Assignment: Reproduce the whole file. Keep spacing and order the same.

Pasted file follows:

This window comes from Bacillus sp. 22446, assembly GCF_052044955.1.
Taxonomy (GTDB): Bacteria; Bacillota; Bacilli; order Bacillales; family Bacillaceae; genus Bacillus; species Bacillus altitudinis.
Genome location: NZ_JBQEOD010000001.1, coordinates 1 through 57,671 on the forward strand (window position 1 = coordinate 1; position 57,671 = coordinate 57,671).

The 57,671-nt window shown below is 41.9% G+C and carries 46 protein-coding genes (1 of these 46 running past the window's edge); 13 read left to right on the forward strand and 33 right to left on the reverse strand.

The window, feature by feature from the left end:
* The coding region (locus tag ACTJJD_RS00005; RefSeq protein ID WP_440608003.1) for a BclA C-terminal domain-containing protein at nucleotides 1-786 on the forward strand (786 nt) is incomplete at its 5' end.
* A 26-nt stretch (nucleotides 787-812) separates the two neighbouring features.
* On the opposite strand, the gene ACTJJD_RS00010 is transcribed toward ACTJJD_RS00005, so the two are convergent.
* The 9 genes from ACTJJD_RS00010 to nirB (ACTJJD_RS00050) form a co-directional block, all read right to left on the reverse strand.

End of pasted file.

This window comes from Bacillus sp. 22446, assembly GCF_052044955.1.
Taxonomy (GTDB): Bacteria; Bacillota; Bacilli; order Bacillales; family Bacillaceae; genus Bacillus; species Bacillus altitudinis.
Genome location: NZ_JBQEOD010000001.1, coordinates 1 through 57,671 on the forward strand (window position 1 = coordinate 1; position 57,671 = coordinate 57,671).

The 57,671-nt window shown below is 41.9% G+C and carries 46 protein-coding genes (1 of these 46 running past the window's edge); 13 read left to right on the forward strand and 33 right to left on the reverse strand.

The window, feature by feature from the left end:
* The coding region (locus tag ACTJJD_RS00005; RefSeq protein ID WP_440608003.1) for a BclA C-terminal domain-containing protein at nucleotides 1-786 on the forward strand (786 nt) is incomplete at its 5' end.
* A 26-nt stretch (nucleotides 787-812) separates the two neighbouring features.
* On the opposite strand, the gene ACTJJD_RS00010 is transcribed toward ACTJJD_RS00005, so the two are convergent.
* The 9 genes from ACTJJD_RS00010 to nirB (ACTJJD_RS00050) form a co-directional block, all read right to left on the reverse strand.